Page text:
Gosh that is so funny. If there’s one thing that makes me feel really homesick it’s the band stuff. They’re everywhere. And I’m a mother and have musical kids so I’m not hating the kids in band but….. it’s so jarring! When it’s bad, it’s really bad. And the feckin’ Gary Glitter song…..

      • Aurelas

        My husband and I went to a small rural school that had very few extracurricular activities. The emphasis for the whole school was on basketball and still is. Basketball players are superstars and can get away with anything. If they are failing, their grades magically rise to meet the athletic requirement, etc. If you didn’t play basketball or become a cheerleader, you could play baseball or softball. Usually that was it. Most of the time we had no art or music, though many years we did have musical theatre. You could also join a club such as Future Farmers of America. But I wanted more…a band was on my list. i am happy to say that my little girl will go to a school that has a band. It is not so much that I love the sound of band music, but the fact that she will get a chance to learn to play an instrument–heck, she will get a chance to see all sorts of instruments close up! Would I love to see her learn to play the first of Bach’s cello suites? Of course. But even if it has to be blaring a school fight song from a borrowed tuba, I will be happy that she has had a chance to be involved in music. Unless she doesn’t want to, of course. lol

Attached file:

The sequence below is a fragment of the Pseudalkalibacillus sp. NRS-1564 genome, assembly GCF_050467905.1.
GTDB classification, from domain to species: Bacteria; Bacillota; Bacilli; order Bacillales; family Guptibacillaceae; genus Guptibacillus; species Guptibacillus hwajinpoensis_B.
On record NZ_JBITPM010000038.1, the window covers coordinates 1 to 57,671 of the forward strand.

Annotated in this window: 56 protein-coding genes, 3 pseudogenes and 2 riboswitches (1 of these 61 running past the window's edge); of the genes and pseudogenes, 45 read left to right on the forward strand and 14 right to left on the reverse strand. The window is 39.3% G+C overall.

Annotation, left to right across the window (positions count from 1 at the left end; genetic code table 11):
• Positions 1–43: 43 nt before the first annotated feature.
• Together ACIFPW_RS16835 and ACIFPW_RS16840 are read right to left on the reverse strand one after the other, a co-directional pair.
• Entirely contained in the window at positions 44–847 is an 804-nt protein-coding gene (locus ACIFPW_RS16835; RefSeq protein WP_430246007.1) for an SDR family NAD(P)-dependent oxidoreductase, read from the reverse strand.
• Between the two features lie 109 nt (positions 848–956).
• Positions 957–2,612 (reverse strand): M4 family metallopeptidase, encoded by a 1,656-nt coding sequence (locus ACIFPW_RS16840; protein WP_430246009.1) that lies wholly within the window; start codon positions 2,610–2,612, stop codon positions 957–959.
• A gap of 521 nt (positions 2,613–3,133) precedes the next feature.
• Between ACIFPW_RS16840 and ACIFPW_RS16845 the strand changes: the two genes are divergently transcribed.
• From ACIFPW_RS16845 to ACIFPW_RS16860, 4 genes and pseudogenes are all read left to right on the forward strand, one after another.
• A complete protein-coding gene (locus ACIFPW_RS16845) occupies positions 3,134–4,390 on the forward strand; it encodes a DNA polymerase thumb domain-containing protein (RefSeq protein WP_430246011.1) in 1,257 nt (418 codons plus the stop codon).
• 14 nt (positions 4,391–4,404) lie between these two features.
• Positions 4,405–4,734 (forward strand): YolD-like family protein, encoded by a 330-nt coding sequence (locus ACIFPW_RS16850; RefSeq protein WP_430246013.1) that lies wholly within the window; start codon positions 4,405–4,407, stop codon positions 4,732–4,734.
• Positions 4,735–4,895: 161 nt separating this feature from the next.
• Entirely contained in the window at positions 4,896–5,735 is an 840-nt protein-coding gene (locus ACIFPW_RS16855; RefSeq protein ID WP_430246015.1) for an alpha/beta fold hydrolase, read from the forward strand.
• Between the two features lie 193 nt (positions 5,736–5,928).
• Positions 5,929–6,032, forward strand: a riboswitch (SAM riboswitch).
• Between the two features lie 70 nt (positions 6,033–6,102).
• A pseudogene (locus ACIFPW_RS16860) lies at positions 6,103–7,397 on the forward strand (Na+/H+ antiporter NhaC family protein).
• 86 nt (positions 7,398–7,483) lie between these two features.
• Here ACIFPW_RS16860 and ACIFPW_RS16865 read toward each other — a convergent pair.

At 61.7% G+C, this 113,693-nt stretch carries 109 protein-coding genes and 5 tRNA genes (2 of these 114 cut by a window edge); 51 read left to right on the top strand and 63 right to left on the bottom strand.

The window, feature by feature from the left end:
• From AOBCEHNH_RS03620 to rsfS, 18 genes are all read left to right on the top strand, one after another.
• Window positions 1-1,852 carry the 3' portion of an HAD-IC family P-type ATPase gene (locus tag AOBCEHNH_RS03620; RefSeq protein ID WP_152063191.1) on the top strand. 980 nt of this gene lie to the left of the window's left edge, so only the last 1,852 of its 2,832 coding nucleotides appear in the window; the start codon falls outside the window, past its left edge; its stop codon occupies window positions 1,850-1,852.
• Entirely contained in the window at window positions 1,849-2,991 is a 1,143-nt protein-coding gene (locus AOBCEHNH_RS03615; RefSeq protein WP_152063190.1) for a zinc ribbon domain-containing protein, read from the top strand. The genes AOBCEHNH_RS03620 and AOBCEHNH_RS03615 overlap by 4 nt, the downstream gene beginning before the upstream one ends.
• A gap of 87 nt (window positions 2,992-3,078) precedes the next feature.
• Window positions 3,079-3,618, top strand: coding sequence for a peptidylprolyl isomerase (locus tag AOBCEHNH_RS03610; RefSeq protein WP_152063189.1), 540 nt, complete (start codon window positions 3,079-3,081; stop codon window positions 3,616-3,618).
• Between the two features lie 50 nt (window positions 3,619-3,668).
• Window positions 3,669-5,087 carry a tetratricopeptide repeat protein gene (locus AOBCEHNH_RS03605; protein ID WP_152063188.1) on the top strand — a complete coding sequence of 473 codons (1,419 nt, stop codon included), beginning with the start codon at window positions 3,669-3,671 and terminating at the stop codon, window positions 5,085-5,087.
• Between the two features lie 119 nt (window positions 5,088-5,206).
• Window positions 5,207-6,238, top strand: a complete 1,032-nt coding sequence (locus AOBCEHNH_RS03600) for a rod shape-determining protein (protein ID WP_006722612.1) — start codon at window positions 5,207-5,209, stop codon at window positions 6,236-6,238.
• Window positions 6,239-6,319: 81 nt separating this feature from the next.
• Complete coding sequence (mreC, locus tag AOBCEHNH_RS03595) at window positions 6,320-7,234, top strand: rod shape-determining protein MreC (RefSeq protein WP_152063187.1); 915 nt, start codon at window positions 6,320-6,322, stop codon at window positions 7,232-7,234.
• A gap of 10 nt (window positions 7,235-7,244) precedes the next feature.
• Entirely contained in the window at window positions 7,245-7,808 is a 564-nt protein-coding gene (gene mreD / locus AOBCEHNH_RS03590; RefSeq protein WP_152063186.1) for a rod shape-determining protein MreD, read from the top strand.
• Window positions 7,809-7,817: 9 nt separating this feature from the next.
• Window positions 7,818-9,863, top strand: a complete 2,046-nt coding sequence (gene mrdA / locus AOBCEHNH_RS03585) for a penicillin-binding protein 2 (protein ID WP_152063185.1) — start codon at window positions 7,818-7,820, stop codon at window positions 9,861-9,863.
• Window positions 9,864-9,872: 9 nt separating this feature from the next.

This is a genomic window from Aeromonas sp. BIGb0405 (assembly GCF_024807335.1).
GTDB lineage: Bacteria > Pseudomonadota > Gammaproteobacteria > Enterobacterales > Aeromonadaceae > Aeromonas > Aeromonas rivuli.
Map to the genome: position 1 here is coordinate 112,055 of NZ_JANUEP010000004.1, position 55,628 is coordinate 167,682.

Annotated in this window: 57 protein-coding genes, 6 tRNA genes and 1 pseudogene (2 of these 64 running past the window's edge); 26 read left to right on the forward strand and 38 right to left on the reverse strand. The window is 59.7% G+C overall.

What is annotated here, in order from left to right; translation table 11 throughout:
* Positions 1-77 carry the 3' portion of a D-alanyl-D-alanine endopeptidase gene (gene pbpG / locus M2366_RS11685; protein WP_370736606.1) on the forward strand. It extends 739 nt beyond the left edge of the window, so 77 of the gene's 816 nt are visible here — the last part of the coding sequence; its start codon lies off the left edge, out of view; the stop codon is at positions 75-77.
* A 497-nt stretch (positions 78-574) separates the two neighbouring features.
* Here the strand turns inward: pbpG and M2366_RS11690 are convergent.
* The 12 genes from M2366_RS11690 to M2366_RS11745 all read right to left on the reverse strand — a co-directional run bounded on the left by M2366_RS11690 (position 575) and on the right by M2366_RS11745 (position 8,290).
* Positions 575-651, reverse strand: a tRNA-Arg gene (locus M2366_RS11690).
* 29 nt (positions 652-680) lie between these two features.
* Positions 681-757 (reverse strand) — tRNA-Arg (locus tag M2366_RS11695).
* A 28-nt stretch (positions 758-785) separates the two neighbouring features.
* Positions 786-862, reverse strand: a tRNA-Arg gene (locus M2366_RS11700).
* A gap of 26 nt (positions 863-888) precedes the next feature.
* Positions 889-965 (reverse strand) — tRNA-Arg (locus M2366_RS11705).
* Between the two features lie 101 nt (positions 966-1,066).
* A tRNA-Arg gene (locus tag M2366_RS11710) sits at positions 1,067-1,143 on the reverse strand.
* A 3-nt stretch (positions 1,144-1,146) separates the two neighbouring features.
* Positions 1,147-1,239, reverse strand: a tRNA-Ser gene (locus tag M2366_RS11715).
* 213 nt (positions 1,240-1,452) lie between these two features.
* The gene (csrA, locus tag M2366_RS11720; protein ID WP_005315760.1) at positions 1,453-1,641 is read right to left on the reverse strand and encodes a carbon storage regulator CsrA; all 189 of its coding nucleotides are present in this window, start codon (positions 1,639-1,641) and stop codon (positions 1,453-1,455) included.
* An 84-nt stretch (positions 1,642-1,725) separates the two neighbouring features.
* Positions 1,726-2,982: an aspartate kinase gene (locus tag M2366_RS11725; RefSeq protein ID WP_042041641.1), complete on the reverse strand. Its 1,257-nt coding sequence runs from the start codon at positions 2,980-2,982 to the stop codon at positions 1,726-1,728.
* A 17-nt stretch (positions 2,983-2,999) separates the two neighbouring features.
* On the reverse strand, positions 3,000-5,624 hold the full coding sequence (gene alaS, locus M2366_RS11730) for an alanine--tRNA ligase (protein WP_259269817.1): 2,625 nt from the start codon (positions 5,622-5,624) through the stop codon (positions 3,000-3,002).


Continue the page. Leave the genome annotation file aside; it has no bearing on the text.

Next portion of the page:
• colinmeister

    As an ex-pat Brit who came to America as an adult, I learned about American high school life from the cartoon “Daria” on MTV. That show seemed to sum it up quite well.

  • GeordieKin

    You are definitely not overly stating the high school marching band Playing an important role. The high school I attended, Lockport Township High School in Lockport, Illinois (a bit south west of Chicago), has been featured in two movies many years apart, “The Music Man” filmed in 1962 and “Ferris Buellers Day Off”, the later movie our band was the band playing the song “Twist and Shout” filming took place my junior year 1986. It is very common for school bands to play in parades both big and small. The band members also has a role in high school drama clubs which in some schools are quite good. I’d say one of the best things in American high schools is that there are many extra curricular activities so most teens can find something they enjoy, and most colleges expect to see that the student participated in extra curricular activities on their enrollment application so it isn’t all simply fun and games these activities can make or break the students path in life as well.

    • Paul Stonkus

      and yes, our band also marches and plays in the Memorial Day and Veterans Day civic parades. They also went to DC to march in the national fourth of july parade representing MA.

  • John H Harris